- 2015 Federal Election
Hergott: Why don’t we take driving a vehicle seriously?
As I came down the stairs at the office, feeling the bounce of my belly excess, I realized that it was New Year’s resolution time once again.
Spending time on the weekend meeting with yet another injured victim of a car crash, I also reflected on the unending tide of road traffic victims and the impotence I have felt in my One Crash is Too Many campaign to stop that tide.
While the bounce of my belly might be more deserving of my attention, nobody wants to read about that in this column!
I have identified a simple lack of focused attention on driving as our key road safety problem. I have proposed that changing driving attitudes to resolve that problem would largely eliminate road traffic incidents. I am no expert in changing driving attitudes, but I came up with the “10 and 2” initiative to help do just that.
I have also identified what I think is the reason why we don’t take driving as seriously as we might take the handling of a circular saw or other dangerous piece of equipment. We are led to believe that driving is a safe activity, that except for those big, fiery crashes that happen to “someone else” there are no serious consequences to being in a crash.
Car manufacturers boast about crash safety ratings, implying that seatbelts and air bags will protect us from serious injuries. The media provides regular reports of crash upon crash upon crash, noting that there were no injuries or no “serious” injuries.
Where is the motivation to focus your attention on driving if you are continually reminded that you are driving in an air-bag-protected bumper-car where you are unlikely to sustain anything of a serious injury in a crash?
I know, and anyone in the medical field will agree, that people regularly suffer chronic, often functionally limiting, sometimes debilitating, pain arising from “run of the mill” car crashes. I’m talking about the rear-enders and such that we see on our streets and roads every day.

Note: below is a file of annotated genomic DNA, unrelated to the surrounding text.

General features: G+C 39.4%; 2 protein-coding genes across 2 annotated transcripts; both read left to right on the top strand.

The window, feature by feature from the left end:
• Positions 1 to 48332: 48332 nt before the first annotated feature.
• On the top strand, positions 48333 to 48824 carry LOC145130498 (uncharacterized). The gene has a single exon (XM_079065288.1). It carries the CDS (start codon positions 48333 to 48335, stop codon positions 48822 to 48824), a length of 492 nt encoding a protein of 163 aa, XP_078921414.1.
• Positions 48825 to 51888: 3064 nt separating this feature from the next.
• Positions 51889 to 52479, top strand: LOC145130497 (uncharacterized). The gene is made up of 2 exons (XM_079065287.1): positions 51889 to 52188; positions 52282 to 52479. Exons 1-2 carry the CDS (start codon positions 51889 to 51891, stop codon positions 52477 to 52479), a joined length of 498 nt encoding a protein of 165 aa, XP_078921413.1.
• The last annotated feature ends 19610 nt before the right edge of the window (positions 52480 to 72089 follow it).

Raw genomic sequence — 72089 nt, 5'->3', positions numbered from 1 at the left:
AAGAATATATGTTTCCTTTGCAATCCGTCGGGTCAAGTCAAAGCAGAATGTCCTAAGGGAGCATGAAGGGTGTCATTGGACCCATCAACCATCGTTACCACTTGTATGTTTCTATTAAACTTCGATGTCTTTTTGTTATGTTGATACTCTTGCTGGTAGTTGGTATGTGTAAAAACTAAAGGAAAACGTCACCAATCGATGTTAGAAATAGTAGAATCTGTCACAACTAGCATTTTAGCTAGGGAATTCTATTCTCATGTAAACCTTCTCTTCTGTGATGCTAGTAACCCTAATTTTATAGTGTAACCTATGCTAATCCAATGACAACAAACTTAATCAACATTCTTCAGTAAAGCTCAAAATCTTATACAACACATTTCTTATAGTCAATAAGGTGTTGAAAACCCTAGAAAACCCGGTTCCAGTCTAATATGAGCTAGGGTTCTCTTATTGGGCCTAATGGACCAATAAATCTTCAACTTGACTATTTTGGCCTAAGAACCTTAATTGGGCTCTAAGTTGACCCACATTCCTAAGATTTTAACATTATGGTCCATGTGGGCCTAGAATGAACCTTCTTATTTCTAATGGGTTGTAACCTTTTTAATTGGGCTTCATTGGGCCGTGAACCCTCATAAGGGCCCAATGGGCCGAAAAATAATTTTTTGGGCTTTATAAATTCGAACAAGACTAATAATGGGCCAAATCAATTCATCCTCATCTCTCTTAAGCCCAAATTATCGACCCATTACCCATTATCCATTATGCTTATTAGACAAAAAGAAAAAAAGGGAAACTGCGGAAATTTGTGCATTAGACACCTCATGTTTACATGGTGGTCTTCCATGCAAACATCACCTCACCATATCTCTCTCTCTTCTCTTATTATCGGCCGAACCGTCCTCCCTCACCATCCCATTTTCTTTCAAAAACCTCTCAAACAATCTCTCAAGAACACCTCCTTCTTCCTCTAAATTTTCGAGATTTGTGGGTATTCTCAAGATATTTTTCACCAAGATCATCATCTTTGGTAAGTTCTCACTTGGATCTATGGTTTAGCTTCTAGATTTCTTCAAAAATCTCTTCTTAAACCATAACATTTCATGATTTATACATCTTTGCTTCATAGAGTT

ICBC’s “community snapshot” for Kelowna notes that someone is injured in Kelowna approximately every three and a half hours. Many of those injuries resolve very quickly, but many never resolve.
Often air bags don’t go off and damage to the vehicles can be minimal, if even apparent.
Even in crashes with lots of twisted metal the drivers and other occupants of the vehicles don’t know, themselves, that they have sustained any injury because symptoms rarely come on at the scene of a crash.
Emergency services are often not called in and, when they are, the emergency services personnel are relieved to find that everyone appears to beOK.
The media [from police information] reports that there were no injuries, or injuries were minor.
Again and again and again it is reinforced in our minds that car crashes don’t come with serious consequences.
If only the media were to follow up with the vehicle occupants when they wake up the next morning, their muscles in spasm, or months/years later when they are continuing to suffer from chronic symptoms that originated when the head flew back and forth, the muscles, ligaments and other tissues irreparably strained and torn.
Rather than being part of the solution, a road safety strategy document released in August, 2013, by the Province of British Columbia contributes to the problem by focusing attention not on the reduction of crashes, but on the reduction of fatalities and “serious injuries,” where “serious injuries will be measured as those injuries requiring admission to hospital”.
Car crash injuries very rarely actually require admission to hospital.
I have worked with some members of the local media to try to change the way crash injuries are reported, and I have been encouraged by their response, but my efforts have been too few and far between.
I have also worked with BC Emergency Health Services about how BC Ambulance representatives should report injuries, and have obtained agreement with my proposition that “a BC Ambulance Service Representative should never refer to injuries sustained in a motor vehicle incident as “minor” and should never indicate at the scene of a motor vehicle collision that any of the occupants of any vehicles/pedestrian/cyclist had not suffered any injury at all.”
I have proposed a meeting between heads of emergency services (police/fire/ambulance) as well as the media, so as to achieve consensus against being minimalistic in the reporting of crash consequences, but I have not been diligent enough in making that meeting happen.
My New Year’s resolution for 2014 is to kick it up a few notches.
I could use some help, perhaps with identifying minimalistic media reports of crashes province-wide, and invite anyone interested in participating in these initiatives to e-mail me.